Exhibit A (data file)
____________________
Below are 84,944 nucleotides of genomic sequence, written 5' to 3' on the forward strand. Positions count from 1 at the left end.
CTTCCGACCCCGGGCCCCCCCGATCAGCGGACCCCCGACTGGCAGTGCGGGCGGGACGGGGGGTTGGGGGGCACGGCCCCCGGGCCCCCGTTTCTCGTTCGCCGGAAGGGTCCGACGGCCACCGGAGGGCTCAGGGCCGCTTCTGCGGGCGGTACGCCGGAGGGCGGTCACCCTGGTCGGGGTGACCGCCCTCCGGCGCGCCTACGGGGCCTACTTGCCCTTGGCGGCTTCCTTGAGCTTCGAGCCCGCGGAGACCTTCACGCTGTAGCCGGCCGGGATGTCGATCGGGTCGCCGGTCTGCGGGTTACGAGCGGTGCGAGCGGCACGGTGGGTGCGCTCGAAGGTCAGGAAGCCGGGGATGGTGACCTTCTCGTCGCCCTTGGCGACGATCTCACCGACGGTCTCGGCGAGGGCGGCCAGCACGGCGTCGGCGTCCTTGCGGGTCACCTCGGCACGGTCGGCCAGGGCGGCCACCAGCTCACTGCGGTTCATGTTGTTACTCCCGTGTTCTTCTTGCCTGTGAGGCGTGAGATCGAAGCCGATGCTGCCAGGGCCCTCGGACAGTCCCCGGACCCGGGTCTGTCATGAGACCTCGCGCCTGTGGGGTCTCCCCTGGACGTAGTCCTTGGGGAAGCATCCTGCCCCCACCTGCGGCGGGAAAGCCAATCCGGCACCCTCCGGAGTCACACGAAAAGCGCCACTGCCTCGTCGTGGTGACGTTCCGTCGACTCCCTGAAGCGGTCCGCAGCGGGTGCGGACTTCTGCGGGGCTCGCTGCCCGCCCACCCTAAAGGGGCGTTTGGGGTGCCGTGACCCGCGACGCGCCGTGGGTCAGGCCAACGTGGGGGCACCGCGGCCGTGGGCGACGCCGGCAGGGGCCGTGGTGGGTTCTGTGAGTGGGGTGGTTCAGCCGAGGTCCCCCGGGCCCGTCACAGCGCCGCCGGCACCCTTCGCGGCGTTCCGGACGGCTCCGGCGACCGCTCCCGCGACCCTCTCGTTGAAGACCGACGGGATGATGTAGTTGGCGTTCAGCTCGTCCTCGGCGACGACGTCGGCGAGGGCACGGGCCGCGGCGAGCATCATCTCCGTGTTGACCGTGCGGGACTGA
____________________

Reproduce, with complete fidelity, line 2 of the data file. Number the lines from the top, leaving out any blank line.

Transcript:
CTTCCGACCCCGGGCCCCCCCGATCAGCGGACCCCCGACTGGCAGTGCGGGCGGGACGGGGGGTTGGGGGGCACGGCCCCCGGGCCCCCGTTTCTCGTTCGCCGGAAGGGTCCGACGGCCACCGGAGGGCTCAGGGCCGCTTCTGCGGGCGGTACGCCGGAGGGCGGTCACCCTGGTCGGGGTGACCGCCCTCCGGCGCGCCTACGGGGCCTACTTGCCCTTGGCGGCTTCCTTGAGCTTCGAGCCCGCGGAGACCTTCACGCTGTAGCCGGCCGGGATGTCGATCGGGTCGCCGGTCTGCGGGTTACGAGCGGTGCGAGCGGCACGGTGGGTGCGCTCGAAGGTCAGGAAGCCGGGGATGGTGACCTTCTCGTCGCCCTTGGCGACGATCTCACCGACGGTCTCGGCGAGGGCGGCCAGCACGGCGTCGGCGTCCTTGCGGGTCACCTCGGCACGGTCGGCCAGGGCGGCCACCAGCTCACTGCGGTTCATGTTGTTACTCCCGTGTTCTTCTTGCCTGTGAGGCGTGAGATCGAAGCCGATGCTGCCAGGGCCCTCGGACAGTCCCCGGACCCGGGTCTGTCATGAGACCTCGCGCCTGTGGGGTCTCCCCTGGACGTAGTCCTTGGGGAAGCATCCTGCCCCCACCTGCGGCGGGAAAGCCAATCCGGCACCCTCCGGAGTCACACGAAAAGCGCCACTGCCTCGTCGTGGTGACGTTCCGTCGACTCCCTGAAGCGGTCCGCAGCGGGTGCGGACTTCTGCGGGGCTCGCTGCCCGCCCACCCTAAAGGGGCGTTTGGGGTGCCGTGACCCGCGACGCGCCGTGGGTCAGGCCAACGTGGGGGCACCGCGGCCGTGGGCGACGCCGGCAGGGGCCGTGGTGGGTTCTGTGAGTGGGGTGGTTCAGCCGAGGTCCCCCGGGCCCGTCACAGCGCCGCCGGCACCCTTCGCGGCGTTCCGGACGGCTCCGGCGACCGCTCCCGCGACCCTCTCGTTGAAGACCGACGGGATGATGTAGTTGGCGTTCAGCTCGTCCTCGGCGACGACGTCGGCGAGGGCACGGGCCGCGGCGAGCATCATCTCCGTGTTGACCGTGCGGGACTGA